A methodology to my madness
I have a lifelong horror of the empty page. I used to think this was a terror specifically and unfortunately mine, but apparently this Fear Of Nothing afflicts even incredibly successful people. Whether writing or designing, I have always been much more comfortable starting with something (anything!) and then adding or subtracting to improve it.
Sometime in graduate school, I learned about methodologies and frameworks. I now cling to them as Linus to his blanket. It doesn't matter to me if a method matches what I'm trying to do perfectly. It needs to gives me a place to start that isn't the dreaded empty page, and a rough path forward. I can handle it from there.
In the case of designing and building for clients, I use the Stanford Design Thinking process as my framework.
This is basically a series of steps that allow me to really get to the heart of a client's needs, and work *with* them in a systematic and structured way. In my adaptation of the process, the actual making doesn't show up until the last two stages of the design process. Most of the work is contained in the first three phases.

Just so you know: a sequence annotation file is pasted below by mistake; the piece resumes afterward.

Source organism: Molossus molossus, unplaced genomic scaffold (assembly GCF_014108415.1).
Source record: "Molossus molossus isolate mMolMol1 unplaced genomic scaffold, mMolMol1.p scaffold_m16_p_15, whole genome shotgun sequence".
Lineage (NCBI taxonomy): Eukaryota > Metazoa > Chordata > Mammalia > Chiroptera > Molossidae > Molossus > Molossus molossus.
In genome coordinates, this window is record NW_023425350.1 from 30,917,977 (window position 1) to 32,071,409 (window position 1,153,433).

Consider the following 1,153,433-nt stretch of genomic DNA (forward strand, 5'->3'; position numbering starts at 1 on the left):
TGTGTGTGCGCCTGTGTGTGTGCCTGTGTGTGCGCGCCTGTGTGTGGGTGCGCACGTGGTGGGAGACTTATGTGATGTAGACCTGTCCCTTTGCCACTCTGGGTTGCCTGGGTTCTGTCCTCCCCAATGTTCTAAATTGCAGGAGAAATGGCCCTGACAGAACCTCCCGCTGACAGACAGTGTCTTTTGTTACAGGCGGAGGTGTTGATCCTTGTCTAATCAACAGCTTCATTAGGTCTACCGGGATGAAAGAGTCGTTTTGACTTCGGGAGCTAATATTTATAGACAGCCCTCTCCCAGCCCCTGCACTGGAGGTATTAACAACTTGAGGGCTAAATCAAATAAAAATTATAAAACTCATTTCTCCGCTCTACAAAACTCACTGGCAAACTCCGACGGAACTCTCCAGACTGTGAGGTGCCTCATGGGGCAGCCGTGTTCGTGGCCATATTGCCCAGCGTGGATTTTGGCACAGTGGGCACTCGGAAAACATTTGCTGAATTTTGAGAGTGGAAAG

(image from https://empathizeit.com/design-thinking-models-stanford-d-school/)
So how does this look in a client relationship?
So far, it works a bit like this:
- Initial interview. Who are you? What is the problem that needs a solution?
- If the problem isn't clearly defined, I give you some homework to try and define it more clearly. If there are other members of the household who will be using what I make, do they see the problem the same way? Are your needs and wants the same? What are your "must-haves" and your "nice-to-haves"?
- I send you a cost estimate (offerte) and we sign an agreement. If necessary for the final product, I visit the site to put some physical context to the information you've given me, and take measurements. We talk about aesthetic and usability and whatever else is important for me to know before I start cutting dovetails and stuff.
And that's just the first three steps! After which, I go build the darn thing and (if applicable) install it. After you've used it for a couple of months, I follow-up with you for an evaluation.
After all that, if it's not making something better for you, it's back to the drawing board.